In 2018, Zimbabwe became the second country in Africa to legalize the production of cannabis, but strict rules and high fees have allowed liberal neighbors like Lesotho to outshine her.
When cannabis interest was growing exponentially in Zimbabwe in 2018, its parliament fast-tracked a legalization law, thus earning high praises. But, three years after earning praise, Zimbabwe ́s cannabis boom has yet to be realized, at least among locals, while its neighbors are outshining the country.
The reasons why Zimbabwe has underperformed despite being a cannabis legalization pacesetter is that the country demanded at first that cannabis investors give equity to authorities and further ordered marijuana growers to only farm on state land.“This isn ́t what investment capital likes; and less so cannabis capital.
This is even harsher for local entrepreneurs moving onto cannabis,” says Carter Mavhiza in Zimbabwe an independent public accountant who monitors cannabis investments. Such harsh laws are the reason why most first cannabis cultivators in Zimbabwe are doing it on state land rather than purchasing private plots as happens in Lesotho, a country nearby. An example of a cannabis investor in Zimbabwe who has been forced by laws to do business on state-owned land is Du Sud Cannabis Zimbabwe. The company is based on a plot near a state prison in Bulawayo, Zimbabwe ́s second-largest city.
Realizing the negative aspects of its hard cannabis laws, Zimbabwe ́s authorities later walked back their demands for equity. International markets would be made unhappy by such hard and rigid laws, explains Frian Dickson, managing director at Du Sud. The willingness of Zimbabwe ́s authorities to drop hard demands is “proof that the government is working very hard to make sure that investors’ needs are met,” Dickson adds. But still very few Zimbabwe local farmers could afford to switch to cannabis immediately.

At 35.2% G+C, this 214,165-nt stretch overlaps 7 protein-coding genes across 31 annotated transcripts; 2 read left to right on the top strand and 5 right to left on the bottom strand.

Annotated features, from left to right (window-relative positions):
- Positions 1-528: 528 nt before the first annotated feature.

The Medicines Control Council of Zimbabwe, a state regulator, demands that all cannabis cultivators must put security measures that include perimeter fences, motion detection electronics, access gates, and constant CCTV control rooms.
Producers must also ensure cannabis operations are fitted with air-cleaning systems to block odor and pollen from escaping.“This is sensible in a well-off market where producers get access to commercial finance at affordable rates, not in Zimbabwe, a country with no currency and not much formal economy to talk of,” argues Mavhiza, the accountant. “This becomes a barrier. License fees used to range from the US $20,000 to $50,000.
That ́s before a farmer can calculate machinery and seeds costs. This effectively puts off enthusiastic local producers and gives an unfair financial advantage to outside cannabis cultivators from China, the EU or the US.”Sensing the discontent of local producers and farmers, at the end of 2020, Zimbabwe ́s government reduced the fees for hemp production to $US200 but left cannabis fees unchanged.
To cultivate pot, farmers still must fork out $US50,000 for a five-year license. “It doesn’t require rocket science to see why foreign investors, not domestic entrepreneurs, are more interested in producing cannabis in Zimbabwe. The cost punishes locals and helps wealthy foreign corporations,” says Mavhiza.
Written and Published by Ray Mwareya in Weed World Magazine Issue 154